Cutting to My Core

ScissorsAny object can represent something entirely different than the thing itself. When I first moved into my own place, I bought these grade school scissors as the cheapest available tool for cutting things, like paper, facial hair, etc.  I have used them as a screwdriver, a bottle opener, and even an Allen wrench. I keep them sharpened well beyond their child-safe intention. Don’t let the rust fool you, they still serve me well after 29 years. But what these scissors evoke for me is the essence of lost opportunities.

Let me preface the story, for those who don’t know me intimately, by revealing that I was an asocial lad: Bookish and introverted. I failed to become socialized by the public schools that I attended, instead driven by taunts into my own world. In high school I was oblivious to the various cliques and clubs that media now reveal are so important to normal development. I didn’t even try to associate with others of my own kind; being largely unaware that they existed. I wasn’t unfriendly, nor anti-social; just clueless that such camaraderie was an option.

To the point: In my third year of college I lived alone in a one bedroom apartment in a six unit building,  a few blocks from campus. The apartment door to the stairwell had 6 glass panes, that I obscured with various arty images, including a Xerox of my face peering through a curtain. Thus my neighbors knew who lived there by face, as well by the titanium name plate I’d attached to the dilapidated brass mailbox by the front door. My living room at this time contained just a low table (made from 14″ legs and a Formica sink cut-out scrap) and a table lamp. I had yet to scrounge chairs. Very sparse.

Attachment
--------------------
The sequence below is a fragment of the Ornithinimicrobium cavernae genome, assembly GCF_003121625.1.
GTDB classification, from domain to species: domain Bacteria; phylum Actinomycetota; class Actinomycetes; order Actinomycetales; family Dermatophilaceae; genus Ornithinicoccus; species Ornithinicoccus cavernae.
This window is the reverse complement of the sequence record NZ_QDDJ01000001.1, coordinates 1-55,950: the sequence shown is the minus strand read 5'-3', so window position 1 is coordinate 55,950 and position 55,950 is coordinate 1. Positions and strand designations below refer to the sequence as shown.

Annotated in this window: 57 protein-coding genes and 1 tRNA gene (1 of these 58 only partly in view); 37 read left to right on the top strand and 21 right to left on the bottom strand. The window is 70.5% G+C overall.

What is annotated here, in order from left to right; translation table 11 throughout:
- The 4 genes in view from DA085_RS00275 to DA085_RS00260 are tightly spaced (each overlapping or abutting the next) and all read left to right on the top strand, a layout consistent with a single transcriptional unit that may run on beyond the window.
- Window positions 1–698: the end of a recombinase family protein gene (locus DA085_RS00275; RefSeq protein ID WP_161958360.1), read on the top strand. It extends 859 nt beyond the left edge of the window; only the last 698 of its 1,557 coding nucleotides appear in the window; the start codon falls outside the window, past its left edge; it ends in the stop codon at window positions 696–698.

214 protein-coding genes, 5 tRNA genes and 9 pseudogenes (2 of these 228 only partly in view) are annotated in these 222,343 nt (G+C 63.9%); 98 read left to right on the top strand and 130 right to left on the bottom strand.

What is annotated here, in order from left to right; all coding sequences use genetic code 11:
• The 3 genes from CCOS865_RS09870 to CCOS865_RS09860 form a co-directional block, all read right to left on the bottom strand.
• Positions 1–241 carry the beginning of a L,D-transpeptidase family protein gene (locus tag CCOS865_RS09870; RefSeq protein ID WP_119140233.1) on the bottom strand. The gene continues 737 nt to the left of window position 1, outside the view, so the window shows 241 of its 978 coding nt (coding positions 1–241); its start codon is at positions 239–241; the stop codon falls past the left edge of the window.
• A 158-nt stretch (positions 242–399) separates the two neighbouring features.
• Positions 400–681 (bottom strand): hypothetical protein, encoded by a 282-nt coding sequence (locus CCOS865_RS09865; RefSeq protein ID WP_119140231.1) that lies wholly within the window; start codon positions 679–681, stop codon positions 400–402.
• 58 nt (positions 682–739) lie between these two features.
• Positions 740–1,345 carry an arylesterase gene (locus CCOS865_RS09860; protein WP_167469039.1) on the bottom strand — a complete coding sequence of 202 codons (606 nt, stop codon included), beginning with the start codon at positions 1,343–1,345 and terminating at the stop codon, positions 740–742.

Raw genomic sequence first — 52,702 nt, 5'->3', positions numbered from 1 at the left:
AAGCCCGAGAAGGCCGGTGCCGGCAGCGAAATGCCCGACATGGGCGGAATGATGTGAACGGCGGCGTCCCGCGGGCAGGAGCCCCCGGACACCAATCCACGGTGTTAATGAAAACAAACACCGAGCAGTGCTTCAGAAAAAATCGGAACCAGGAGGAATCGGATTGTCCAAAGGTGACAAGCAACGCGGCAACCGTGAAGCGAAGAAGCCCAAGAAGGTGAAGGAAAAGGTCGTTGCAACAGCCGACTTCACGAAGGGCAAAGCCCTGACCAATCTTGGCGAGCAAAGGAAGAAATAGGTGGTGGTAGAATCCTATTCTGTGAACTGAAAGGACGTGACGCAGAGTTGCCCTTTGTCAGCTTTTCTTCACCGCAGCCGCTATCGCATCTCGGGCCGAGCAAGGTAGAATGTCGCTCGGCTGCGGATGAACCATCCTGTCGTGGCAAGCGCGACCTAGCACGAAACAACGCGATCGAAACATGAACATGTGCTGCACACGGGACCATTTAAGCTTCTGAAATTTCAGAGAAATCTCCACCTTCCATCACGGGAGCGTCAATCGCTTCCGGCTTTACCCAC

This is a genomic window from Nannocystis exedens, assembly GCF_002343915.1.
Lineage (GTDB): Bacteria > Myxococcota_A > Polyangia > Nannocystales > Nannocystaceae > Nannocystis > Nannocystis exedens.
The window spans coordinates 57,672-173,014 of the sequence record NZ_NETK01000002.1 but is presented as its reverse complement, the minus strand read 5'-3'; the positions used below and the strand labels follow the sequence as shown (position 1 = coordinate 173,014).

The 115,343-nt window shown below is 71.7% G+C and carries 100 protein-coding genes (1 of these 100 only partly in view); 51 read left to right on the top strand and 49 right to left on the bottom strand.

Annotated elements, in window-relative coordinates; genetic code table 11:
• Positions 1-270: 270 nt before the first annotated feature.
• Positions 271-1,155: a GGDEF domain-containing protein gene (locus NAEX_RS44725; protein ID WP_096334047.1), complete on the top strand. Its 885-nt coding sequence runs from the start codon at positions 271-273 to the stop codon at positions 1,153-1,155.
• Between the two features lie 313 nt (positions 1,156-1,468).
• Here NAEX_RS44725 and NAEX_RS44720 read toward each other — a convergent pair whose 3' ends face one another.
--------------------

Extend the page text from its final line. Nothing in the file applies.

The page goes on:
Coy ScissorsOne evening I was sitting silently on the wood floor doing a series of sketches of a shoe for an art class assignment, when there was a knock on the door. This was curious, as I didn’t know anyone (besides my parents) who knew where I lived.

I opened the door, and there stood a slender woman of about my own age wearing just a bathrobe, and a towel around her head. She told me that she lived upstairs, and asked if I had a pair of scissors she could borrow. I went to go find my scissors as she explained that she and her roommate were going to spend the evening at home with a bottle of wine and cut each others hair.

I handed her these scissors, expecting her to just turn and leave. Instead, she smiled shyly and invited me to join them. What would you have done?

Not me. I was on a roll, drawing. I had no particular interest in watching a haircut, nor did I drink. I was also unaware of the “borrowing something from a neighbor” invitation gambit. I obliviously declined, and closed the door. In retrospect I can imagine the surprise and disappointment, and rejection she must have felt as she found herself standing with dinky scissors in the empty hallway.

No excuse: I was neither a virgin, nor in a relationship at the time. Had my social mind been awake, I’d not have missed this or many other such lost potential Penthouse moments surrounding my college years. It was only after I finally awakened in my thirties that poignant memories (such as this) bubble out of my subconscious mind, and haunt me. I’m actually bothered more by the realization of the disappointment I’ve caused in others than by what I missed. I’m sure that all the others involved had quickly put my unintentional rejections behind them. But my memory clings to my mistakes.

This episode is one of those of which I am sharply aware. The more incisive my self flagellation because I daily see a token from the moment: This simple pair of scissors.

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1 Response to “Cutting to My Core”


  1. 1 Robin May 23, 2010 at 9:29 am

    I think I would have liked you a lot if I had known you then. (You probably wouldn’t have noticed, though.)


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